The 78th edition of the Venice International Film Festival runs from 1 to 11 September. Ian Haydn Smith looks back on the history of the world’s oldest celebration of cinema.
Cannes might be the best-known film festival in the world; it may also rank as the most important for the film industry and critics alike. But its older Italian sibling matches it for flamboyance and style. It is also never short of the odd masterpiece, nor shy of a star or two. It’s even had its own moments of controversy throughout its very long history.
Venice International Film Festival, or to give it its full local title, Mostra Internazionale d'Arte Cinematografica della Biennale di Venezia, was conceived in 1932 as part of the larger Venice Biennale – one of the world’s oldest and most important art exhibitions, which still takes place every other year. It was created by three businessmen, Giuseppe Volpi, Luciano de Feo and Antonio Maraini, who saw the commercial possibilities of homegrown cinema. Italians were regular cinemagoers, but the majority of the films they watched were from the US. The festival was intended to be a platform for domestic films as well as more prestigious international fare. There was also an ideological imperative: Volpi was a statesman, a fascist and a vocal supporter of Benito Mussolini, the latter coming to power in 1922, and by the early 1930s held Italy tightly in his grip. The Nazis had quickly realised the potential of cinema to influence the masses and Volpi understood the power and influence of the medium when used to present an image of Italy’s strength to the world.
The first festival began on 6 August 1932 with a screening of Rouben Mamoulian’s Dr. Jekyll and Mr. Hyde. It ran for 15 days and featured films from nine countries. There was no festival in 1933, but it was declared an annual event at the 1934 edition, when the first awards were handed out. In 1936, along with the addition of a jury to decide the awards, the festival was separated from the Biennale. Its autonomy gave the far right organisations the Department of Cinema and Fascist National Federation of Entertainment Industries an opportunity to muscle in on it. The increased politicisation of the event, along with Mussolini’s direct involvement in preventing Jean Renoir’s anti-war drama La Grande Illusion winning a prize at the 1937 edition, resulted in the creation of the Cannes Film Festival. (That year also saw the construction of the festival’s permanent physical home, the Palazzo del Cinema, on the Lido.)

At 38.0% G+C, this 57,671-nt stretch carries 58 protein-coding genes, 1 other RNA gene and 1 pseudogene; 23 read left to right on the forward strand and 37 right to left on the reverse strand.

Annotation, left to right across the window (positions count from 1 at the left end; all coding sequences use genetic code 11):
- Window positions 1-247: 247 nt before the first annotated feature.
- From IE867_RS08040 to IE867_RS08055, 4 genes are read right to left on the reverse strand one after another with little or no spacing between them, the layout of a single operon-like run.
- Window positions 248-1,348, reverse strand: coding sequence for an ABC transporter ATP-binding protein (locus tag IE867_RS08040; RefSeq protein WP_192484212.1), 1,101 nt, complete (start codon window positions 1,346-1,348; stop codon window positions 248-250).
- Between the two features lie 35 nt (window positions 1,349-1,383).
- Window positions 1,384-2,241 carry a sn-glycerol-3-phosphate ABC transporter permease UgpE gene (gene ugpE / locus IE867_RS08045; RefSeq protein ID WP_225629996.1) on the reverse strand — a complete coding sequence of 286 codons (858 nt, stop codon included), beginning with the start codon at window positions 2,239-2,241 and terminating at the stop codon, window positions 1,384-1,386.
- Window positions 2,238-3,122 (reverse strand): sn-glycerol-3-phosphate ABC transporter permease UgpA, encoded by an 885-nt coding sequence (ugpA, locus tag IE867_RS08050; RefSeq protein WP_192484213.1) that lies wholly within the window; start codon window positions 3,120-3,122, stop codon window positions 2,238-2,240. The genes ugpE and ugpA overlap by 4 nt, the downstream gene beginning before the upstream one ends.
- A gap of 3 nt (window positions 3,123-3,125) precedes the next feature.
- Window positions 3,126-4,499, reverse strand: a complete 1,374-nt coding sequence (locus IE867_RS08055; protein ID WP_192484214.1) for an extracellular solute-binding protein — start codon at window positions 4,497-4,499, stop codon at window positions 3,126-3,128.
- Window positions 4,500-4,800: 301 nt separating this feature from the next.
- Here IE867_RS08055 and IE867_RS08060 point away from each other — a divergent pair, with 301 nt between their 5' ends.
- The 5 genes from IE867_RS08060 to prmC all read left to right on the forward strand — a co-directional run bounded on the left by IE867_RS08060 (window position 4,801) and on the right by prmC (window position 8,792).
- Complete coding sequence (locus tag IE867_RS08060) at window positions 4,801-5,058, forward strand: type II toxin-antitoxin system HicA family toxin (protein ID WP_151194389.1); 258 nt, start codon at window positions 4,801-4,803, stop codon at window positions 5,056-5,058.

The festival ran for the first few years of the Second World War, but it took place in various locations other than the Lido and was eventually halted after the 1942 edition. When it returned, in 1946, it was agreed with the Cannes Film Festival that it would take place at the beginning of September, to create enough distance between the two. The 1947 edition saw the festival firmly establish its credentials as a platform for world cinema and in 1949 the top prize, the Golden Lion of Saint Mark, was introduced. The title was abbreviated to Golden Lion in 1954 and it now ranks as one of the most prestigious festival prizes, alongside Cannes’ Palme d’Or and Berlin’s Golden Bear.
Although the festival failed to recognise the importance of the Italian Neorealist movement, it has played a significant role in recognising trends in world cinema. In 1951, the Golden Lion was awarded to Akira Kurosawa’s Rashomon (1950), recognition that increased critical and audience focus on post-war Japanese filmmakers like Kurosawa, Yasujiro Ozu and Kenji Mizoguchi. It also highlighted the importance of Bengali filmmaker Satyajit Ray and India’s Parallel Cinema movement by awarding him the top prize in 1957 for Aparajito (1956). There was also recognition of Italian filmmakers Roberto Rossellini and Michelangelo Antonioni for, respectively, General Della Rovere (1959) and Red Desert (1964). The Golden Lion was also given to other leading filmmakers of the era such as Carl Theodor Dreyer (Ordet, 1955), Alain Resnais (Last Year at Marienbad, 1960), Andrei Tarkovsky (Ivan’s Childhood, 1962), Luis Buñuel (Belle du Jour, 1967) and Gillo Pontecorvo (The Battle of Algiers, 1966), the latter eventually becoming one of the nine directors of the festival since its 1979 rebirth, serving from 1992 to 1996.